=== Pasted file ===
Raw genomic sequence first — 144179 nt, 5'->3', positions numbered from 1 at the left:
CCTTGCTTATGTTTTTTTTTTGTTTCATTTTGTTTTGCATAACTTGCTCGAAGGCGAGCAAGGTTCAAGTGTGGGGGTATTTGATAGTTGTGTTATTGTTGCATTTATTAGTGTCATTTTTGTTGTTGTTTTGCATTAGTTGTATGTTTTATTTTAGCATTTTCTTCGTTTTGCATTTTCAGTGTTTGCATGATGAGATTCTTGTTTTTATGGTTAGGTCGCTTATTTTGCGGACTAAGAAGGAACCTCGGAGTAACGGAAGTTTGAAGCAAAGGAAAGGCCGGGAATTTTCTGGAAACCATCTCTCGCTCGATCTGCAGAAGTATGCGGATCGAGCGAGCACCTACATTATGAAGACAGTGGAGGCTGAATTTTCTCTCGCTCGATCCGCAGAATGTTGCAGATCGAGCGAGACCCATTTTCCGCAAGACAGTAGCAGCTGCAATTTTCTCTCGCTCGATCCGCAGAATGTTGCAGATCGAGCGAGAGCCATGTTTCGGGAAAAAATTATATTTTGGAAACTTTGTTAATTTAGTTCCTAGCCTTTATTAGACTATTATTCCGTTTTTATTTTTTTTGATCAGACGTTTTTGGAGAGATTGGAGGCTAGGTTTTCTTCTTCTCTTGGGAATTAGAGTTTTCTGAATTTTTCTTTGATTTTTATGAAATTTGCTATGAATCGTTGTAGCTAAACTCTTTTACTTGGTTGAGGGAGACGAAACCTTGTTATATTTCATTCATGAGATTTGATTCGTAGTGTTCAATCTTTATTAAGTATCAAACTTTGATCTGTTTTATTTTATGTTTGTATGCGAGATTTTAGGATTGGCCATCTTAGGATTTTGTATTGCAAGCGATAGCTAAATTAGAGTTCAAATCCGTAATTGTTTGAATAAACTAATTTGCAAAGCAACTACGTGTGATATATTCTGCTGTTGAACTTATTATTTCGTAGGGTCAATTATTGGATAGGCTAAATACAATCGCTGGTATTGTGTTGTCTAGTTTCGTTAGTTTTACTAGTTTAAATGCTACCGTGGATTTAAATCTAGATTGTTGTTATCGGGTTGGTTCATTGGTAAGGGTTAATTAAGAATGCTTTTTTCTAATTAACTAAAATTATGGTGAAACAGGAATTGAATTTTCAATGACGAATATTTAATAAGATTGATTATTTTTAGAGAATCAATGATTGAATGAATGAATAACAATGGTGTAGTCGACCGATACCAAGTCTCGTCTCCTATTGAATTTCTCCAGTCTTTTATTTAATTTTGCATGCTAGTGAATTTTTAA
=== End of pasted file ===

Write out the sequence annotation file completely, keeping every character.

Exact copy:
Raw genomic sequence first — 144179 nt, 5'->3', positions numbered from 1 at the left:
CCTTGCTTATGTTTTTTTTTTGTTTCATTTTGTTTTGCATAACTTGCTCGAAGGCGAGCAAGGTTCAAGTGTGGGGGTATTTGATAGTTGTGTTATTGTTGCATTTATTAGTGTCATTTTTGTTGTTGTTTTGCATTAGTTGTATGTTTTATTTTAGCATTTTCTTCGTTTTGCATTTTCAGTGTTTGCATGATGAGATTCTTGTTTTTATGGTTAGGTCGCTTATTTTGCGGACTAAGAAGGAACCTCGGAGTAACGGAAGTTTGAAGCAAAGGAAAGGCCGGGAATTTTCTGGAAACCATCTCTCGCTCGATCTGCAGAAGTATGCGGATCGAGCGAGCACCTACATTATGAAGACAGTGGAGGCTGAATTTTCTCTCGCTCGATCCGCAGAATGTTGCAGATCGAGCGAGACCCATTTTCCGCAAGACAGTAGCAGCTGCAATTTTCTCTCGCTCGATCCGCAGAATGTTGCAGATCGAGCGAGAGCCATGTTTCGGGAAAAAATTATATTTTGGAAACTTTGTTAATTTAGTTCCTAGCCTTTATTAGACTATTATTCCGTTTTTATTTTTTTTGATCAGACGTTTTTGGAGAGATTGGAGGCTAGGTTTTCTTCTTCTCTTGGGAATTAGAGTTTTCTGAATTTTTCTTTGATTTTTATGAAATTTGCTATGAATCGTTGTAGCTAAACTCTTTTACTTGGTTGAGGGAGACGAAACCTTGTTATATTTCATTCATGAGATTTGATTCGTAGTGTTCAATCTTTATTAAGTATCAAACTTTGATCTGTTTTATTTTATGTTTGTATGCGAGATTTTAGGATTGGCCATCTTAGGATTTTGTATTGCAAGCGATAGCTAAATTAGAGTTCAAATCCGTAATTGTTTGAATAAACTAATTTGCAAAGCAACTACGTGTGATATATTCTGCTGTTGAACTTATTATTTCGTAGGGTCAATTATTGGATAGGCTAAATACAATCGCTGGTATTGTGTTGTCTAGTTTCGTTAGTTTTACTAGTTTAAATGCTACCGTGGATTTAAATCTAGATTGTTGTTATCGGGTTGGTTCATTGGTAAGGGTTAATTAAGAATGCTTTTTTCTAATTAACTAAAATTATGGTGAAACAGGAATTGAATTTTCAATGACGAATATTTAATAAGATTGATTATTTTTAGAGAATCAATGATTGAATGAATGAATAACAATGGTGTAGTCGACCGATACCAAGTCTCGTCTCCTATTGAATTTCTCCAGTCTTTTATTTAATTTTGCATGCTAGTGAATTTTTAA